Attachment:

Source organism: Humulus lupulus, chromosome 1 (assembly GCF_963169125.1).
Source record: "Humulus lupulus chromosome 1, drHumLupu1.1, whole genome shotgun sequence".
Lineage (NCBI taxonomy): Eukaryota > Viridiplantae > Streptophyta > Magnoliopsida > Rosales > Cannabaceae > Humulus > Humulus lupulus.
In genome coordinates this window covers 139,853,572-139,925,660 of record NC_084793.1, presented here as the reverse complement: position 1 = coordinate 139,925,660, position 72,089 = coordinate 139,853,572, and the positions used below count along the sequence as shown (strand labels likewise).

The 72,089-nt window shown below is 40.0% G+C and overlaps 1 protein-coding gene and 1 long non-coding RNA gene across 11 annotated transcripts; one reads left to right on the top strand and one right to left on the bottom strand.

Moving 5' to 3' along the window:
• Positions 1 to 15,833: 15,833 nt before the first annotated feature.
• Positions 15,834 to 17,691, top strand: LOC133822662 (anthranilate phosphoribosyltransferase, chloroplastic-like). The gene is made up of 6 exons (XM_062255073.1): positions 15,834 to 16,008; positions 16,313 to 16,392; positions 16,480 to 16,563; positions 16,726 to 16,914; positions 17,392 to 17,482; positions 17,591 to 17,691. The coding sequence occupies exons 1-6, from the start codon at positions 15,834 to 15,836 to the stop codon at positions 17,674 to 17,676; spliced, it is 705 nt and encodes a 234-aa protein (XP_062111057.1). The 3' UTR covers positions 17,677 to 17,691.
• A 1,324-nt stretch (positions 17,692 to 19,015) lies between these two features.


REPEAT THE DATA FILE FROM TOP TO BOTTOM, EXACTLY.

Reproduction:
Source organism: Humulus lupulus, chromosome 1 (assembly GCF_963169125.1).
Source record: "Humulus lupulus chromosome 1, drHumLupu1.1, whole genome shotgun sequence".
Lineage (NCBI taxonomy): Eukaryota > Viridiplantae > Streptophyta > Magnoliopsida > Rosales > Cannabaceae > Humulus > Humulus lupulus.
In genome coordinates this window covers 139,853,572-139,925,660 of record NC_084793.1, presented here as the reverse complement: position 1 = coordinate 139,925,660, position 72,089 = coordinate 139,853,572, and the positions used below count along the sequence as shown (strand labels likewise).

The 72,089-nt window shown below is 40.0% G+C and overlaps 1 protein-coding gene and 1 long non-coding RNA gene across 11 annotated transcripts; one reads left to right on the top strand and one right to left on the bottom strand.

Moving 5' to 3' along the window:
• Positions 1 to 15,833: 15,833 nt before the first annotated feature.
• Positions 15,834 to 17,691, top strand: LOC133822662 (anthranilate phosphoribosyltransferase, chloroplastic-like). The gene is made up of 6 exons (XM_062255073.1): positions 15,834 to 16,008; positions 16,313 to 16,392; positions 16,480 to 16,563; positions 16,726 to 16,914; positions 17,392 to 17,482; positions 17,591 to 17,691. The coding sequence occupies exons 1-6, from the start codon at positions 15,834 to 15,836 to the stop codon at positions 17,674 to 17,676; spliced, it is 705 nt and encodes a 234-aa protein (XP_062111057.1). The 3' UTR covers positions 17,677 to 17,691.
• A 1,324-nt stretch (positions 17,692 to 19,015) lies between these two features.